“Isn’t it funny?” once mused Buck O’Neil, the sage of Negro League baseball. “Everybody remembers going to their first baseball game with their father. They might not remember going to their first day of school, . . . or their first Thanksgiving dinner. But they always remember going to the baseball game with their father.”
O’Neil’s observation applies to me (the game was between the Twins and Angels, at Met Stadium in 1977), as it does to Lee Congdon (a game at Wrigley Field in 1948). The starting point of Lee’s book is this understanding of the important place that baseball holds in the memories of its fans. Baseball and Memory: Winning, Losing, and the Remembrance of Things Past (St. Augustine’s Press, 2011) is filled with recollections of wins and losses, of moments comic and tragic, from all eras of baseball history. As Lee explains, these remembered visits to the ballpark or great plays seen on television point to larger questions of the ways that memory shapes us and the ways that we understand larger periods of history.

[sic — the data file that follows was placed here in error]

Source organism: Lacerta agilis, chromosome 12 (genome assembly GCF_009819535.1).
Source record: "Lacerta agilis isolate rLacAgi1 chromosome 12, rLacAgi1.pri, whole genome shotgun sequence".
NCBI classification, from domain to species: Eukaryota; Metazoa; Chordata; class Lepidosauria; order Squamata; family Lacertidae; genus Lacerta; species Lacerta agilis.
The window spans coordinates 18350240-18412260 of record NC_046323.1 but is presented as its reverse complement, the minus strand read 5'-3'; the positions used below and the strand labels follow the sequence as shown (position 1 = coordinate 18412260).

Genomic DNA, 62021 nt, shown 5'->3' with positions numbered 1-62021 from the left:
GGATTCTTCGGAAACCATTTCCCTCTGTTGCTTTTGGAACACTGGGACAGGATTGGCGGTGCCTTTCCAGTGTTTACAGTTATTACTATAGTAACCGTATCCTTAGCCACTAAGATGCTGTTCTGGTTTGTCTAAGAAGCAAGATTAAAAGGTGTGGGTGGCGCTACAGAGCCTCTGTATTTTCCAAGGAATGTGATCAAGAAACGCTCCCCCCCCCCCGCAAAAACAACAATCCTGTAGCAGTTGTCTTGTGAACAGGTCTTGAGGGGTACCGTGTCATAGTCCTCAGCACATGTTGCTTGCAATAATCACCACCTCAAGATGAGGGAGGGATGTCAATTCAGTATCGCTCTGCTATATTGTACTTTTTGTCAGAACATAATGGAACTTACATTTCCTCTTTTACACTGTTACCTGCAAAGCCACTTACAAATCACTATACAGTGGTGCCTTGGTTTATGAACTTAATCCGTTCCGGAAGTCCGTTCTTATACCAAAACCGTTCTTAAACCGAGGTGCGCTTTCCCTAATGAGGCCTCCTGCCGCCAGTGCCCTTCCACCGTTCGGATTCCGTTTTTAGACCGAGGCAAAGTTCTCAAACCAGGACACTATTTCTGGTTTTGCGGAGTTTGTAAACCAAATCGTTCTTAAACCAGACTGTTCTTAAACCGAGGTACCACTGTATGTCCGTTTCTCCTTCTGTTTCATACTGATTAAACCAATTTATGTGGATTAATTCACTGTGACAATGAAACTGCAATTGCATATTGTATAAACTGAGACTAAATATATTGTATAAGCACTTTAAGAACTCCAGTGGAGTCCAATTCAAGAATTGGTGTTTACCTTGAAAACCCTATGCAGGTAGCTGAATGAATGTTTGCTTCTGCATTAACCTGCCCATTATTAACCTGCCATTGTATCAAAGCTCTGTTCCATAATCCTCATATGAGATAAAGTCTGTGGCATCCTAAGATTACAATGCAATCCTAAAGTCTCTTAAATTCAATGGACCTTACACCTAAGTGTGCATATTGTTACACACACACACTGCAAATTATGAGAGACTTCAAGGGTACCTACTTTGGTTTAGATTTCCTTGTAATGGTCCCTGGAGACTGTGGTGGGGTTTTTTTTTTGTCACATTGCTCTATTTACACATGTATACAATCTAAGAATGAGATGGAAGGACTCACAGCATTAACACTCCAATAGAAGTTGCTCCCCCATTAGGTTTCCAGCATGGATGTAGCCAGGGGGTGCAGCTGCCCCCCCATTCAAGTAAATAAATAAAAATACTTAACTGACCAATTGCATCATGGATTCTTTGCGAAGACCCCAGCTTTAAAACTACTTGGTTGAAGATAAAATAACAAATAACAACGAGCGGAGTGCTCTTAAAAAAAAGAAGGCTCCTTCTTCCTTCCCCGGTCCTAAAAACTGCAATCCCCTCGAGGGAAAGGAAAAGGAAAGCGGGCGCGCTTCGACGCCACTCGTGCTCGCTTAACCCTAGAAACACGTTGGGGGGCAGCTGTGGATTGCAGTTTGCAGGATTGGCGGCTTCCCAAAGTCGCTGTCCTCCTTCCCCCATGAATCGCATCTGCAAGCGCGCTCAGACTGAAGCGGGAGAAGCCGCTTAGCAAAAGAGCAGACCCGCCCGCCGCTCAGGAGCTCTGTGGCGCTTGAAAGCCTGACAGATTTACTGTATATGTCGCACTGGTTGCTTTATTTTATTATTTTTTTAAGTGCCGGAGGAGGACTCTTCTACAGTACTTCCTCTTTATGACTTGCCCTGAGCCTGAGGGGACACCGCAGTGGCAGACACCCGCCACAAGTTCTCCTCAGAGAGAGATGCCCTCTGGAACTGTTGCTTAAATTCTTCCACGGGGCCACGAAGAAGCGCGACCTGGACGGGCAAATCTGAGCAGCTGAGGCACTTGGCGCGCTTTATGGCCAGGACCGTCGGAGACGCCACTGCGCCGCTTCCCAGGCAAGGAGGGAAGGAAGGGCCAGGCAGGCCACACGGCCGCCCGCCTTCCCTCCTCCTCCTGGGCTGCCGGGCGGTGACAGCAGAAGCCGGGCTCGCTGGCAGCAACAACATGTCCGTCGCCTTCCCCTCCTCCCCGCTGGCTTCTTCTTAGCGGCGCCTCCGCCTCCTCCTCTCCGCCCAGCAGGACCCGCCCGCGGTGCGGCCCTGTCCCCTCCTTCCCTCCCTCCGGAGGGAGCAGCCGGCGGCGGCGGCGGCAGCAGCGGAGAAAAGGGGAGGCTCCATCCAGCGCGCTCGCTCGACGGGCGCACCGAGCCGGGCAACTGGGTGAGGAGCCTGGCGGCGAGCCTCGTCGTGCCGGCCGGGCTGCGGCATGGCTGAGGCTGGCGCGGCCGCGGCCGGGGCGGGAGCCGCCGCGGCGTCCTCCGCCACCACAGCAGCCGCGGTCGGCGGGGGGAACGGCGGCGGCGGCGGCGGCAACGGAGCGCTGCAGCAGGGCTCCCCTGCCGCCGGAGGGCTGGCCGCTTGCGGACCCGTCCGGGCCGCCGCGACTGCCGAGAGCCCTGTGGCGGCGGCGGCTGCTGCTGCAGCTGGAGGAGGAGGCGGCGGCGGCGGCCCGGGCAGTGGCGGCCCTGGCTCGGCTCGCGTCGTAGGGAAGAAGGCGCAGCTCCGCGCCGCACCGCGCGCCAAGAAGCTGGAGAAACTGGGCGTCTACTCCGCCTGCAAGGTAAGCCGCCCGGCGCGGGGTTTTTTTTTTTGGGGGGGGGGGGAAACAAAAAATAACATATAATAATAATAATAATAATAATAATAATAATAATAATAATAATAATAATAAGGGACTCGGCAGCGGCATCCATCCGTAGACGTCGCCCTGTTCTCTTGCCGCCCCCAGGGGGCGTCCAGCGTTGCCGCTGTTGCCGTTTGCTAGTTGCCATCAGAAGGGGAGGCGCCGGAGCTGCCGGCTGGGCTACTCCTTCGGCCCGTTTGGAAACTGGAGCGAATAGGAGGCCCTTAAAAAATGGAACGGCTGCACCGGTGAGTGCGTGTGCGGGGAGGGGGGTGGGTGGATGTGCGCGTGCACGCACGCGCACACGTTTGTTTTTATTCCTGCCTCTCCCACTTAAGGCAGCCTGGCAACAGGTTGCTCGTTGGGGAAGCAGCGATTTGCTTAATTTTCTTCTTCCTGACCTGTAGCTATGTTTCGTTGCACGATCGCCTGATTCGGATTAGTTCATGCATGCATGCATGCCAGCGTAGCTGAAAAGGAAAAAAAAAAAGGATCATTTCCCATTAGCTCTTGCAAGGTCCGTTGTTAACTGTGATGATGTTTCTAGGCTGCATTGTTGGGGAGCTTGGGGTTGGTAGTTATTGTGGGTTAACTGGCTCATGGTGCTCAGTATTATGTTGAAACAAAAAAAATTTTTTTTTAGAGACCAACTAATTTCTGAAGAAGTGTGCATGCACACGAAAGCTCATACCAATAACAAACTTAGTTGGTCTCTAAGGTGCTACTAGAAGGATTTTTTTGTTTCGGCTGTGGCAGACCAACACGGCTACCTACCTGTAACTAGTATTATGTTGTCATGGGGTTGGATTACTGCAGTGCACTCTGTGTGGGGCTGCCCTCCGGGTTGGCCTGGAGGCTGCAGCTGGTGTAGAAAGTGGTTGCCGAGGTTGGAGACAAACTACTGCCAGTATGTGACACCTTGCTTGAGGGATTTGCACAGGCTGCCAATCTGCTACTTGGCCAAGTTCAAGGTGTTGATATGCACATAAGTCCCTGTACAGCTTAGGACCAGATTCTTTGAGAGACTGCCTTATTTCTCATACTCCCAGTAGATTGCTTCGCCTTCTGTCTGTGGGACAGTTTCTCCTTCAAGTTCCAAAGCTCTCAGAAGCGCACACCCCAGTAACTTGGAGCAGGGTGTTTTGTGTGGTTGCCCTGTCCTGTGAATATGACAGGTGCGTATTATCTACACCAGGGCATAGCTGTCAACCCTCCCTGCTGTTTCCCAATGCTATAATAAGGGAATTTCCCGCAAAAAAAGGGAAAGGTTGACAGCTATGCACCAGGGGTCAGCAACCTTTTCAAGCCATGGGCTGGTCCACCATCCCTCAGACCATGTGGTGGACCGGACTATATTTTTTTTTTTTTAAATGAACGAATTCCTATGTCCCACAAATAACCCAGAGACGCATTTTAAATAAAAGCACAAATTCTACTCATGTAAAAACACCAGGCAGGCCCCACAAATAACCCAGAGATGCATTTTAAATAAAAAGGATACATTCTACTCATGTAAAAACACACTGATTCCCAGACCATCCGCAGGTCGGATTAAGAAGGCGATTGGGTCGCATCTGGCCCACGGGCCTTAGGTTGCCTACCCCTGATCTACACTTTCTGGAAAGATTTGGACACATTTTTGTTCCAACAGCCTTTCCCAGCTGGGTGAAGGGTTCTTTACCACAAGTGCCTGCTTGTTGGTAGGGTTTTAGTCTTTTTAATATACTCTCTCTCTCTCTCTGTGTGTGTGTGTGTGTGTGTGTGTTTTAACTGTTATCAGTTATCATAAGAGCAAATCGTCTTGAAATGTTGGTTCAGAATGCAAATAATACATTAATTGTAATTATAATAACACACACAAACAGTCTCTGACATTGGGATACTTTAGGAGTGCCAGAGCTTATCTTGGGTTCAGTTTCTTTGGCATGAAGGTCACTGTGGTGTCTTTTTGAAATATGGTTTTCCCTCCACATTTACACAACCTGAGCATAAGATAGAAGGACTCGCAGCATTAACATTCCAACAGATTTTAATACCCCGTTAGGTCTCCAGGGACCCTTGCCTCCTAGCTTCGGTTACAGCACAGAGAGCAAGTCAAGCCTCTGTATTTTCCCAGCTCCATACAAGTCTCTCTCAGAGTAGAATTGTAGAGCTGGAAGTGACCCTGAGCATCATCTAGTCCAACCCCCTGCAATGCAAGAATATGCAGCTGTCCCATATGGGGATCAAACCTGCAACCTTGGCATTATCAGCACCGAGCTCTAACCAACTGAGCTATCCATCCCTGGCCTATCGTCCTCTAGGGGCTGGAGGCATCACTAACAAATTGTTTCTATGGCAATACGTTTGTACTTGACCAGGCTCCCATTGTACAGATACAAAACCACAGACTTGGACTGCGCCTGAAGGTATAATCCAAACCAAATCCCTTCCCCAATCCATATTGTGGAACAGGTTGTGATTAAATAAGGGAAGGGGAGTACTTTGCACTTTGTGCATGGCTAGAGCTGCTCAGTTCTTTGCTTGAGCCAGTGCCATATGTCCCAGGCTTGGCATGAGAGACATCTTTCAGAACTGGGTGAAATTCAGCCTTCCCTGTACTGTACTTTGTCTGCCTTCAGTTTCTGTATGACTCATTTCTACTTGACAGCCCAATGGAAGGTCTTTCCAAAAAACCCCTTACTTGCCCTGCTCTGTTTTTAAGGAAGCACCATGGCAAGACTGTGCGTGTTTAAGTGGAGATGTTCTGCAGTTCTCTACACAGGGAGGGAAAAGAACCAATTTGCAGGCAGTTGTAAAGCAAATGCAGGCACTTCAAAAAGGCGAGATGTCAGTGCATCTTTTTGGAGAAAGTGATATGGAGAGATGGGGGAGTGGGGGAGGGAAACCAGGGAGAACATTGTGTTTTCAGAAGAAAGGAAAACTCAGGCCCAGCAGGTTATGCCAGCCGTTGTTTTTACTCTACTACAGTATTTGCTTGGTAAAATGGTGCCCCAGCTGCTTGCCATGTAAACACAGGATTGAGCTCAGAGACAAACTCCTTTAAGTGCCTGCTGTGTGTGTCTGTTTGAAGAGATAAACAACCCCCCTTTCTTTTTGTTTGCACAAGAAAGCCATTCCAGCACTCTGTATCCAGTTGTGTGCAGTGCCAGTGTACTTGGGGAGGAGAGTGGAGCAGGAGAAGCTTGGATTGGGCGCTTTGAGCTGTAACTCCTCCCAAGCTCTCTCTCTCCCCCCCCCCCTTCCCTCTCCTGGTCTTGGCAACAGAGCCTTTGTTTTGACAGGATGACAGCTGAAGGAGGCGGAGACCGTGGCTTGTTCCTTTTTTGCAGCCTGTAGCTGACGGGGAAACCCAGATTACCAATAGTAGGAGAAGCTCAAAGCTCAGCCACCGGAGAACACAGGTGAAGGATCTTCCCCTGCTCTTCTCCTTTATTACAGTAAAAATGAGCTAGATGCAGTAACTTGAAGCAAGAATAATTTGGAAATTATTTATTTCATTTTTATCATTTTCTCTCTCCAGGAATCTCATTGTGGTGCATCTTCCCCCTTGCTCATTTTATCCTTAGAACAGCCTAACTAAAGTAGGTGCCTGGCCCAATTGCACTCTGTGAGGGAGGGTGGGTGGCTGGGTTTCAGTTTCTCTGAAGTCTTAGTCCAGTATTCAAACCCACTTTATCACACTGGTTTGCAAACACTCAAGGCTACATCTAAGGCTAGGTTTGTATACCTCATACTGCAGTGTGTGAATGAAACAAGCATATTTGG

As a scholar of European intellectual history, Congdon takes a somewhat different approach to baseball, and names like Ricoeur, Kundera, and even Nietzsche figure into our conversation. Certainly, this is a baseball book, and Lee revisits many of the well-known and lesser-known moments and characters of baseball history. But it also a more philosophical, personal reflection on how Americans view the nation’s pastime and the nation’s past.